everything without using an array? Do I have to put everything in an
array?
Aug 10, 2009 at 9:07 PM

@SlimeQ:

I guess you are asking for the yobiv's code :)

In the example code, the class MyObject should be your character (with its geometries and bodies... or maybe only one geometry and body, however you designed your character). Your character should have an Update method, called each frame, and the OnCollision and OnSeparation methods are for the geometry you want to check if it collides or not. For example you character has a small geometry for its feet, you should check if that geometry collides with something or not to know if the character is standed on the ground or not. Let's suppose that that geometry is called geomFeet, so when you load or initialize your character you should tell to the system that you need to add special code for the OnCollision (called each time the geometry collides with something) and for the OnSeparation (called each time a geometry stops colliding with something) methods. For that you need to add the following code:

geomFeet.OnCollision += OnCollision;

geomFeet.OnSeparation += OnSeparation;

Then you add the code for the OnCollision and OnSeparation methods as showed on yobiv's post, and that's it. When the HasCollision variable is set to false, means that the character is not touching ground :)

Aug 13, 2009 at 10:42 PM
Edited Aug 15, 2009 at 9:13 AM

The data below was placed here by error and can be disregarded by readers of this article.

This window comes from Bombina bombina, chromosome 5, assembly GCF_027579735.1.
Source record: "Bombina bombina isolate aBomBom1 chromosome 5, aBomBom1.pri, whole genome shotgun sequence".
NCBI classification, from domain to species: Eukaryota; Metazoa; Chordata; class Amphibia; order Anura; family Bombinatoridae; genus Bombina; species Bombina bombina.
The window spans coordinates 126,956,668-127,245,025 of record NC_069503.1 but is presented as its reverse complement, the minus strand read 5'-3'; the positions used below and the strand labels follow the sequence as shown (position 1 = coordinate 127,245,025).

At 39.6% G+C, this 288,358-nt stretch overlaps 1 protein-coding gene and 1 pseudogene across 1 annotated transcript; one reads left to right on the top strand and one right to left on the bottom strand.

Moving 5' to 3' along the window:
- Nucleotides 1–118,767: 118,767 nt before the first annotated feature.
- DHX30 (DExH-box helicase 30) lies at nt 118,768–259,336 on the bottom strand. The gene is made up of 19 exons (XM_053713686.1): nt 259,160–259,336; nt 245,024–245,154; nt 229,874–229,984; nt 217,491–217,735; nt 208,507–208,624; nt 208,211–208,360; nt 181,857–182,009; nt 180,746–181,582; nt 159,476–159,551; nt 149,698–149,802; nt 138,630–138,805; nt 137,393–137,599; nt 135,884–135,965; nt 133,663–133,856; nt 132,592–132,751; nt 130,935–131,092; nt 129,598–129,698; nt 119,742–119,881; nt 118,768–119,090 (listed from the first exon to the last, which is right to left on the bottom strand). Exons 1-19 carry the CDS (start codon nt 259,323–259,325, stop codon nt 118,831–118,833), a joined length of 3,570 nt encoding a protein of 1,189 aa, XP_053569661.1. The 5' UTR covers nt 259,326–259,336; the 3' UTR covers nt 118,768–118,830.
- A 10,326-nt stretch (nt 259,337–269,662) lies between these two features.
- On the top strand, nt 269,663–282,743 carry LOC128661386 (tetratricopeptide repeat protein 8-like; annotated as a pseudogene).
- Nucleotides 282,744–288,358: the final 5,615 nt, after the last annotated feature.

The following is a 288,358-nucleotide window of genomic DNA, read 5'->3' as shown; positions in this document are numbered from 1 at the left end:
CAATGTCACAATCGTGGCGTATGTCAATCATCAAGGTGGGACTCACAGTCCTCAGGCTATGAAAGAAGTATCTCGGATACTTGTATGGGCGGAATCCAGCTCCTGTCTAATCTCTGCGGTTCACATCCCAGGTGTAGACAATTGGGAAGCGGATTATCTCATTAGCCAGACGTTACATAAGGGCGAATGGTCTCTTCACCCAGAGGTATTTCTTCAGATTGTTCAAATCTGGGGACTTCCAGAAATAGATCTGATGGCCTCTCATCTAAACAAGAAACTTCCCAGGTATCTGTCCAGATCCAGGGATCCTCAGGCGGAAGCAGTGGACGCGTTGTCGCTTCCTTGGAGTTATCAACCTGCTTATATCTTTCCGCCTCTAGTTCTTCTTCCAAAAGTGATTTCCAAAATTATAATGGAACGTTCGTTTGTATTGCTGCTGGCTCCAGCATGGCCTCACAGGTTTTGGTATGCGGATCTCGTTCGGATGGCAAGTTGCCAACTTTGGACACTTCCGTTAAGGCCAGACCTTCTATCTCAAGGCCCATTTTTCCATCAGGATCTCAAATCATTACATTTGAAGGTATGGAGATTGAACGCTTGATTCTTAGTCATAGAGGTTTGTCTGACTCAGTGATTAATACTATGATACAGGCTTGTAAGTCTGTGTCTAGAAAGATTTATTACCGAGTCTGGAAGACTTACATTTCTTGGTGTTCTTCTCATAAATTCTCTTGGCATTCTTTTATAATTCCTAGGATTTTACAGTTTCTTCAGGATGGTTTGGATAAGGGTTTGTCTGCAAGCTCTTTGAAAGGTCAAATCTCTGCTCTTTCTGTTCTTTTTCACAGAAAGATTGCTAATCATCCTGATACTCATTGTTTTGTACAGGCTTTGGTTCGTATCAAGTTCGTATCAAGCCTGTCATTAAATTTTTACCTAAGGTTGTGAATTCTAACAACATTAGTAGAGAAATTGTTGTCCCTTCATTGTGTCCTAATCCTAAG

<Code actually irrelevant>

i'm getting this error with that code. (oh and by the way i'm using this with the bullets here... (i'm a very ADD-ish coder...)) but seeing as i'm not really entirely sure what yobiv's code is doing, i'm clueless as to what the problem is here. what's it mean?

 

Aug 13, 2009 at 10:50 PM

The error "not all code paths return a value" means that the stated method

(in this case, Hyperinflation.Bullet.OnCollision) is not guaranteed to return a value.

The method signature states that it will return a bool, so you need to make sure

that any code path taken will end in either return true; or return false;

Aug 15, 2009 at 1:40 AM
pnikosis wrote:

Then you add the code for the OnCollision and OnSeparation methods as showed on yobiv's post, and that's it. When the HasCollision variable is set to false, means that the character is not touching ground :)

Yes, but there are some weird things that *could* happen (these may be rare, but probably worth noting). Say we were writing a Mario-like game and there was a block in mid-air. If you hit the block, there would be a collision, but you would also be in mid-air. Since there was a collision, if you hit the jump button on the collision, you could technically jump again according to this method (and you could perpetually jump as long as you collided with the block), right? How could you work around this? My first thought would be to use the contact points list and detect which edge you collided with.